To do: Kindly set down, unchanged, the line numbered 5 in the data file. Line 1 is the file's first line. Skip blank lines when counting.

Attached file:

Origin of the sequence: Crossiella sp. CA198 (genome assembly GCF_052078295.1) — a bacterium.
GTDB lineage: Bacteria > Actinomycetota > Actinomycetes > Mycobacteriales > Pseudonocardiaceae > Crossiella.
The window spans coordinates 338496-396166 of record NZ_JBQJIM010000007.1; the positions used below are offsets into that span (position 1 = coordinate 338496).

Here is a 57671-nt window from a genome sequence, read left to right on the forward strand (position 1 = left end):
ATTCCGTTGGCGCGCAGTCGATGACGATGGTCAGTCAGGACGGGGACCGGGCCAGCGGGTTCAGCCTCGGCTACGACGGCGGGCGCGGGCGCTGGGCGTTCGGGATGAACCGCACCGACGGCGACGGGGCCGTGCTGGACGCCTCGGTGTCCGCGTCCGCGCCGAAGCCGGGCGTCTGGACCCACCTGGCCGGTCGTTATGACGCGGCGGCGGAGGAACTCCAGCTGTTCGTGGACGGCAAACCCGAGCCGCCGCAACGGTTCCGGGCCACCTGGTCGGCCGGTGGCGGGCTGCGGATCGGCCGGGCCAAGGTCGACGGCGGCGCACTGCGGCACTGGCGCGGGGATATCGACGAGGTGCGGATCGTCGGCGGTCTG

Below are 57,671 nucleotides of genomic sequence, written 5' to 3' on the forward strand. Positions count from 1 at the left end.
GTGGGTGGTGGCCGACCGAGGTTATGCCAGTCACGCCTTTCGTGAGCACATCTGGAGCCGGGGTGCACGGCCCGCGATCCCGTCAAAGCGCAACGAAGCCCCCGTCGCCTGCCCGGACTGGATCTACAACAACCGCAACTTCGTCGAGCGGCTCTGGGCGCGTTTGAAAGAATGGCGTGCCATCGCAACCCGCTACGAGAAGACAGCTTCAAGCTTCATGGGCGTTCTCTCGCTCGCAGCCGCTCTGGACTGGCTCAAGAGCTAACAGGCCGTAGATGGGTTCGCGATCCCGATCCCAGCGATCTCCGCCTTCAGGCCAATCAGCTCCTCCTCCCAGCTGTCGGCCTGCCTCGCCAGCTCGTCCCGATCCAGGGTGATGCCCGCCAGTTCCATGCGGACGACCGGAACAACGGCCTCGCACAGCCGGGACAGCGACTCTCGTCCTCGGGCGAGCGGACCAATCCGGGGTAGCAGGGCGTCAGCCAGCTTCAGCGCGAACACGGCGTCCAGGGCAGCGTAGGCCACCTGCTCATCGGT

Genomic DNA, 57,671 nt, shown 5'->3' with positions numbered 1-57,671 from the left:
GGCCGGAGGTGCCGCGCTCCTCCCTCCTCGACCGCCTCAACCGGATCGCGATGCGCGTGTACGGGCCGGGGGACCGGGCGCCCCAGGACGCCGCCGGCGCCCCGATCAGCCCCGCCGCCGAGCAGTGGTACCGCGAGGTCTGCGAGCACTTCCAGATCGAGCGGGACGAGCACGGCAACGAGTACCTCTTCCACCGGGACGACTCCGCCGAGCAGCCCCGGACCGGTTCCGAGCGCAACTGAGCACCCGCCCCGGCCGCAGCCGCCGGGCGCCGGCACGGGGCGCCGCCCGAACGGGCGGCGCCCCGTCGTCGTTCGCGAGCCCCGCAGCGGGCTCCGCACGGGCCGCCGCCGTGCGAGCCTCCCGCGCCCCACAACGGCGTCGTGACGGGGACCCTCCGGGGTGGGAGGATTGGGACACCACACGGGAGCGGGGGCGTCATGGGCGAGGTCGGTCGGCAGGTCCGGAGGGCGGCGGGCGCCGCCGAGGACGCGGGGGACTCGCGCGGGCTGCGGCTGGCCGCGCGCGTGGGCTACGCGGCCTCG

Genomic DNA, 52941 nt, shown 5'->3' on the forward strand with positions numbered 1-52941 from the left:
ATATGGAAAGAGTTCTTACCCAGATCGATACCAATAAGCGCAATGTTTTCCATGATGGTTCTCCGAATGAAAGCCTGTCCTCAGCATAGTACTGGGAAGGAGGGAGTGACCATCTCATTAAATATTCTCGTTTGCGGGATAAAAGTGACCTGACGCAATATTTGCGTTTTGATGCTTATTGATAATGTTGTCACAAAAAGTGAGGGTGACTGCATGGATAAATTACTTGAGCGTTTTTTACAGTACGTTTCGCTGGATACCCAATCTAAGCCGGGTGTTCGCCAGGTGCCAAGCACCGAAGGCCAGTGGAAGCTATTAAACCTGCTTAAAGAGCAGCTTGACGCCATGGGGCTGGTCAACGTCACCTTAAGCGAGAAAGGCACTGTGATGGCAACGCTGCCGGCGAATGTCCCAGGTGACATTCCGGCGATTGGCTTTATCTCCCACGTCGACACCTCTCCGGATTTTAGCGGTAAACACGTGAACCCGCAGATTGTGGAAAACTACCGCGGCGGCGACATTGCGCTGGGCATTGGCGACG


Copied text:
ATTCCGTTGGCGCGCAGTCGATGACGATGGTCAGTCAGGACGGGGACCGGGCCAGCGGGTTCAGCCTCGGCTACGACGGCGGGCGCGGGCGCTGGGCGTTCGGGATGAACCGCACCGACGGCGACGGGGCCGTGCTGGACGCCTCGGTGTCCGCGTCCGCGCCGAAGCCGGGCGTCTGGACCCACCTGGCCGGTCGTTATGACGCGGCGGCGGAGGAACTCCAGCTGTTCGTGGACGGCAAACCCGAGCCGCCGCAACGGTTCCGGGCCACCTGGTCGGCCGGTGGCGGGCTGCGGATCGGCCGGGCCAAGGTCGACGGCGGCGCACTGCGGCACTGGCGCGGGGATATCGACGAGGTGCGGATCGTCGGCGGTCTG